1072P - Experience of patients treated with sipuleucel-T in an academic setting

Date 29 September 2014
Event ESMO 2014
Session Poster Display session
Topics Immunotherapy
Presenter Nrupen Bhavsar
Citation Annals of Oncology (2014) 25 (suppl_4): iv361-iv372. 10.1093/annonc/mdu342
Authors N.A. Bhavsar1, M.R. Harrison2, L.J. Howie2, A.J. Armstrong3, K. Davis3, Q. Chen4, M.R. Pupa4, A. Abernethy4, D.J. George5, B.R. Hirsch4
  • 1Center On Learning Healthcare, Duke Clinical Research Institute 8481, 27705 - Durham/US
  • 2Medicine, Duke Cancer Institute, Durham/US
  • 3Medicine, Duke University Medical Center, Durham/US
  • 4Center For Learning Healthcare, Duke Clinical Research Institute, Durham/US
  • 5Surgery, Duke University Medical Center, Durham/US



Sipuleucel–T (ST) is an autologous active cellular immununotherapy for men with metastatic castration-resistant prostate cancer. The role of ST in controlled trial settings has been reported. However, its use in routine clinical care is less well defined. What is the pattern of ST utilization and patient experience in an academic cancer center that was an early provider of ST therapy?


A retrospective registry was generated including all patients with metastatic, castrate resistant prostate cancer treated with ST at the Duke Cancer Institute between 5/2010-10/2012. Data were aggregated from the electronic health record and tumor registry, supplemented by manual abstraction from clinical notes. Data were collected on demographics, treatment patterns, labs, symptoms and clinical endpoints. Findings were compared to those seen in the landmark trial (LT) by Kantoff et al.


94 patients initiated treatment with ST, with 91 completing therapy. Baseline data in the Table compare registry and LT patients. Median PSA prior to therapy was 11.0 ng/mL (n = 82, range: 0.1-1111.2 ng/mL) vs 26.7 ng/mL (n = 77, range: 0.3-3225.6 ng/mL) within 2 months of treatment completion. Median PSA at initiation of therapy in the LT was 51.7 ng/mL. ST was the first agent received post castration resistance in 66% of patients, 2nd line for 15%, 3rd line or greater for 19%. Rigors and chills were documented in 5% and 9% of patients. Median time to next therapy was 89.5 days (range: 9-988). Opiates were used by 16% prior to ST vs 33% within 2 months of completion. The most common symptoms documented within 3 months of ST completion included fatigue (21%), pain (16%), nausea (8%), anorexia (7%), constipation (5%), and anxiety (5%). All grade symptoms in the LT included fatigue (39%), back pain (34%), nausea (28%) and anorexia (7%).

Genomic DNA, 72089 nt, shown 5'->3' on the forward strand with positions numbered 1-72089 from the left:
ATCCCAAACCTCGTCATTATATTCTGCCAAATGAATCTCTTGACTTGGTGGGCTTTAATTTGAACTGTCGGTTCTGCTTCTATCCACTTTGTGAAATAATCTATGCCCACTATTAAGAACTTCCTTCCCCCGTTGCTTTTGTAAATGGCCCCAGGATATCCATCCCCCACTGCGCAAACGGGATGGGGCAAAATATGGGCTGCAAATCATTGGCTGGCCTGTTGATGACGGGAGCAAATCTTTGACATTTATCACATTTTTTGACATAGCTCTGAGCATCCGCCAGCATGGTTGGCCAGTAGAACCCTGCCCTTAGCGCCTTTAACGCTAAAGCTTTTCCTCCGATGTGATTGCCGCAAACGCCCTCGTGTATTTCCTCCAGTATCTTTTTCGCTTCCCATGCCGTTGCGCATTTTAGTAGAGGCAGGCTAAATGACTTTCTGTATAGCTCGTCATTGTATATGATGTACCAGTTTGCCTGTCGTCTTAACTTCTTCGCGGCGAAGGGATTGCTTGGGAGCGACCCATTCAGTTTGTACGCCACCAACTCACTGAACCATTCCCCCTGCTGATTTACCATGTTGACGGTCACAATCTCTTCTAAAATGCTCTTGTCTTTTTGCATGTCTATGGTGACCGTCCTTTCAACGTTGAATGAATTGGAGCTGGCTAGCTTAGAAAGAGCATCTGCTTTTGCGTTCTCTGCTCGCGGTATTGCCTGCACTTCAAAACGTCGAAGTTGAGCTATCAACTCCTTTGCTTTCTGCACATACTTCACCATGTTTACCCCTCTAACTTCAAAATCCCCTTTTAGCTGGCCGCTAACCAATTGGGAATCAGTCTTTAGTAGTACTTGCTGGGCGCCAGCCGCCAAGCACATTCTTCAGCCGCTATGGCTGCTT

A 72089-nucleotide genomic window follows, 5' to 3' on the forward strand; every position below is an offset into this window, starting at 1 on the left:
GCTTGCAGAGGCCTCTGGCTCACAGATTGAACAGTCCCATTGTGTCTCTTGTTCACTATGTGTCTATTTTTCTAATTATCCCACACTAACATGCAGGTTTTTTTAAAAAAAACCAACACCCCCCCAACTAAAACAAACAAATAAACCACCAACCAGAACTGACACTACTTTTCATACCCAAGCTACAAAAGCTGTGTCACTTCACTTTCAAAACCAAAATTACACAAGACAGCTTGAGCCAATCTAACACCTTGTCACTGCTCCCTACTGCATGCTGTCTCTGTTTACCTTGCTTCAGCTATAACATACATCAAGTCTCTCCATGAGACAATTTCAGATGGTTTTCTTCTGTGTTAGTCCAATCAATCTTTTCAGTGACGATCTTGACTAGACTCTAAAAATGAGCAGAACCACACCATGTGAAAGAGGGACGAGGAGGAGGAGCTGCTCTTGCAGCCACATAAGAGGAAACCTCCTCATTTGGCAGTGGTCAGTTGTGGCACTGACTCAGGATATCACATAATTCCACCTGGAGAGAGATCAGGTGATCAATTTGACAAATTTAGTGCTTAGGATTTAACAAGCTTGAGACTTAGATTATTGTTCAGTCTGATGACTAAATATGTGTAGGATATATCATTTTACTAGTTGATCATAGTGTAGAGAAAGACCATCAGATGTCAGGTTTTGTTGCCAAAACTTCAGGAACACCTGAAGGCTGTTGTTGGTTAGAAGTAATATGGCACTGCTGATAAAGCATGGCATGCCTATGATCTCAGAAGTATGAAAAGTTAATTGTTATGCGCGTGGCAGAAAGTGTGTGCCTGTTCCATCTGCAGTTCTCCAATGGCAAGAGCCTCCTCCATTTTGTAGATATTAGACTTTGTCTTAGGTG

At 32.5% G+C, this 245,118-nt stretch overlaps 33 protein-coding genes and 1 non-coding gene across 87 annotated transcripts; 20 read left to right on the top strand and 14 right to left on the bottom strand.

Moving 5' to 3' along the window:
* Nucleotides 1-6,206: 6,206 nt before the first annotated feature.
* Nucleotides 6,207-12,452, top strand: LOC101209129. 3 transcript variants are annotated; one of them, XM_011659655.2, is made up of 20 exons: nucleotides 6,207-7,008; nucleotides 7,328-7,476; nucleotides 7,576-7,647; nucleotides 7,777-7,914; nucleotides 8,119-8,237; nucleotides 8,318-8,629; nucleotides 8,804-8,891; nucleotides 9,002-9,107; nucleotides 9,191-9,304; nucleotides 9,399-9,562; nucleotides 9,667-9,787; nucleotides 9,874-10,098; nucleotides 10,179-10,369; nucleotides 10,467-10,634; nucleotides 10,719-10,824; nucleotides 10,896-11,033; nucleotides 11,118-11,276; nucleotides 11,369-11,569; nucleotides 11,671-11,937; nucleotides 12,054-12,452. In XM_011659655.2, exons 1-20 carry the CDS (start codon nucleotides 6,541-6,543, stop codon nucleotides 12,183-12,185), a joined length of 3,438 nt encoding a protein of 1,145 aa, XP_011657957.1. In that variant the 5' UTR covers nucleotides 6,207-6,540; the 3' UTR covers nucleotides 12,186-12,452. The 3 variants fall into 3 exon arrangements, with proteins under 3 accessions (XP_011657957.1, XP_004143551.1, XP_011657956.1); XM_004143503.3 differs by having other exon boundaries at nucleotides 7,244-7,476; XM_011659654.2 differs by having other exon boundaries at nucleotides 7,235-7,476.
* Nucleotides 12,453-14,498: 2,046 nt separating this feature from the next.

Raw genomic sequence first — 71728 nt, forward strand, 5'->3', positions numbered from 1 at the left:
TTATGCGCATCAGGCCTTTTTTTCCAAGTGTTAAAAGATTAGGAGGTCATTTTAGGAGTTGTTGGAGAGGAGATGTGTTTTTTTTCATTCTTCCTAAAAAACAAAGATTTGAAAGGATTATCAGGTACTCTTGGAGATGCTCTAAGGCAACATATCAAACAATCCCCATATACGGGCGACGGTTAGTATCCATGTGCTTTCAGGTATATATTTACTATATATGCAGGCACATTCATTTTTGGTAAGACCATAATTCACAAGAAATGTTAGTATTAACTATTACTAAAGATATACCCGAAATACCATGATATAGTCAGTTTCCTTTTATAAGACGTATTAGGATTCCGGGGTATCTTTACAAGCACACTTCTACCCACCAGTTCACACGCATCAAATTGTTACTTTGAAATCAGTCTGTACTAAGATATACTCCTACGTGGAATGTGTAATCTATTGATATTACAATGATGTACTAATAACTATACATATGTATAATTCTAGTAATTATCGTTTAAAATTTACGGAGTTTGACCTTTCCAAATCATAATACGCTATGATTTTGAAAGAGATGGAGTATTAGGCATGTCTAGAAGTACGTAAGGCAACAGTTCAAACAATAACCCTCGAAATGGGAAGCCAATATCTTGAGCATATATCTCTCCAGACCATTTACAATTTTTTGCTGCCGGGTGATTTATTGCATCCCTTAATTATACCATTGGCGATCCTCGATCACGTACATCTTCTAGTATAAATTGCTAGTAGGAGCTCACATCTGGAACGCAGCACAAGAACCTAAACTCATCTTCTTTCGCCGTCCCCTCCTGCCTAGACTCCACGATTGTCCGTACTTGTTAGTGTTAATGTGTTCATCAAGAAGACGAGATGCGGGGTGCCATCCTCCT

Patients treated in the academic setting were largely reflective of those seen in the approval trial, although they appeared healthier at baseline and tolerated therapy relatively well. Endpoints in this patient cohort will mature over time.


M.R. Harrison: Grant support: Bristol-Myers Squibb, Argos, Dendreon, Pfizer, Exelixix, Janssen; paid consultant to Exelixis, AVEO, Novartis, Dendreon; speaker honoraria: Novartis, Prometheus, Dendreon; paid to prepare educational presentations: Novartis, Sanofi-Aventis; A.J. Armstrong: Research funding: Medivation, Janssen, Sanofi-Aventis, Dendreon Prostate Cancer Foundation, Department of Defense; Speaker: Dendreon; consultant -Bayer-Algeta, Medivation, Janssen, Sanofi-Aventis, Dendreon; A. Abernethy: Research: NINR, NCI, AHRQ, DARA, Glaxo Smith Kline, Celgene, Helsinn, Dendreon, Kanglaite, Bristol Myers Squibb, Pfizer; consulting - Bristol Myers Squibb, ACORN Research; corporate leadership athenahealth, Orange Leaf Associates; D.J. George: Grant support from Pfizer, Novartis, Genentech/Roche, Glaxo Smith Kline; and is a paid consultant to Pfizer, Novartis, Aveo, Astellas, Bayer, Genentech/Roche; B.R. Hirsch: Grant support from Pfizer, Dendreon, Bristol-Myers Squibb, Glaxo Smith Kline, Agency for Healthcare Research and Quality. All other authors have declared no conflicts of interest.